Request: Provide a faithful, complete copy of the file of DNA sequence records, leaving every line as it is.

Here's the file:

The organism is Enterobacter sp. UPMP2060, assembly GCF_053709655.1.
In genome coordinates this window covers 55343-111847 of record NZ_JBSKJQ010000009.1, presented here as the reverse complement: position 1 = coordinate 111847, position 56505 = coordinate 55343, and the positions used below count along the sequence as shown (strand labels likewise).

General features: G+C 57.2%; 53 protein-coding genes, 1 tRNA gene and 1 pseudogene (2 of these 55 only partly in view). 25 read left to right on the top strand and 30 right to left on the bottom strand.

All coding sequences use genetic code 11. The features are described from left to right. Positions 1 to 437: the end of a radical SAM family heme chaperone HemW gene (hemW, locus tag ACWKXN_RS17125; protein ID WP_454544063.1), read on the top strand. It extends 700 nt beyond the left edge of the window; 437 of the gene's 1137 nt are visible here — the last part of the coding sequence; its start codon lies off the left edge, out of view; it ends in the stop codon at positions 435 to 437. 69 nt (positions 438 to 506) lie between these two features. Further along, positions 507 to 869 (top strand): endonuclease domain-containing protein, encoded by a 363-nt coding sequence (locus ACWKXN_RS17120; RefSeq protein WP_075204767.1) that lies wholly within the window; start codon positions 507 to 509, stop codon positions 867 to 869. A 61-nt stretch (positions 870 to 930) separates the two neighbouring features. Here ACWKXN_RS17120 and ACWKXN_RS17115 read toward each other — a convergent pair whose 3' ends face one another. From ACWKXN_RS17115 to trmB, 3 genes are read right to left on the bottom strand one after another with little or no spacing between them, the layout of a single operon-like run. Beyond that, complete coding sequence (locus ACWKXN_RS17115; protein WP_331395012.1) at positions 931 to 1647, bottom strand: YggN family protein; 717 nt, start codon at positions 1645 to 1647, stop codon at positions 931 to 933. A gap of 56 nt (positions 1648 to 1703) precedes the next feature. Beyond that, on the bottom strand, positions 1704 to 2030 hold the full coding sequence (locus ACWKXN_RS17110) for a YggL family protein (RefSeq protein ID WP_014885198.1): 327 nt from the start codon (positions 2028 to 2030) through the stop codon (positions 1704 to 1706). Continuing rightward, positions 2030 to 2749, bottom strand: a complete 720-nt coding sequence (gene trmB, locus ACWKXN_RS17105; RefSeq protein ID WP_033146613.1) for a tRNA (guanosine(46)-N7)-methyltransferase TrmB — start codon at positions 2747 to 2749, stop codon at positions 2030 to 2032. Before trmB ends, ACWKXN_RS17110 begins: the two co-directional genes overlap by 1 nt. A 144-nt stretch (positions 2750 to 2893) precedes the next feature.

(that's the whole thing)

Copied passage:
The organism is Enterobacter sp. UPMP2060, assembly GCF_053709655.1.
In genome coordinates this window covers 55343-111847 of record NZ_JBSKJQ010000009.1, presented here as the reverse complement: position 1 = coordinate 111847, position 56505 = coordinate 55343, and the positions used below count along the sequence as shown (strand labels likewise).

General features: G+C 57.2%; 53 protein-coding genes, 1 tRNA gene and 1 pseudogene (2 of these 55 only partly in view). 25 read left to right on the top strand and 30 right to left on the bottom strand.

All coding sequences use genetic code 11. The features are described from left to right. Positions 1 to 437: the end of a radical SAM family heme chaperone HemW gene (hemW, locus tag ACWKXN_RS17125; protein ID WP_454544063.1), read on the top strand. It extends 700 nt beyond the left edge of the window; 437 of the gene's 1137 nt are visible here — the last part of the coding sequence; its start codon lies off the left edge, out of view; it ends in the stop codon at positions 435 to 437. 69 nt (positions 438 to 506) lie between these two features. Further along, positions 507 to 869 (top strand): endonuclease domain-containing protein, encoded by a 363-nt coding sequence (locus ACWKXN_RS17120; RefSeq protein WP_075204767.1) that lies wholly within the window; start codon positions 507 to 509, stop codon positions 867 to 869. A 61-nt stretch (positions 870 to 930) separates the two neighbouring features. Here ACWKXN_RS17120 and ACWKXN_RS17115 read toward each other — a convergent pair whose 3' ends face one another. From ACWKXN_RS17115 to trmB, 3 genes are read right to left on the bottom strand one after another with little or no spacing between them, the layout of a single operon-like run. Beyond that, complete coding sequence (locus ACWKXN_RS17115; protein WP_331395012.1) at positions 931 to 1647, bottom strand: YggN family protein; 717 nt, start codon at positions 1645 to 1647, stop codon at positions 931 to 933. A gap of 56 nt (positions 1648 to 1703) precedes the next feature. Beyond that, on the bottom strand, positions 1704 to 2030 hold the full coding sequence (locus ACWKXN_RS17110) for a YggL family protein (RefSeq protein ID WP_014885198.1): 327 nt from the start codon (positions 2028 to 2030) through the stop codon (positions 1704 to 1706). Continuing rightward, positions 2030 to 2749, bottom strand: a complete 720-nt coding sequence (gene trmB, locus ACWKXN_RS17105; RefSeq protein ID WP_033146613.1) for a tRNA (guanosine(46)-N7)-methyltransferase TrmB — start codon at positions 2747 to 2749, stop codon at positions 2030 to 2032. Before trmB ends, ACWKXN_RS17110 begins: the two co-directional genes overlap by 1 nt. A 144-nt stretch (positions 2750 to 2893) precedes the next feature.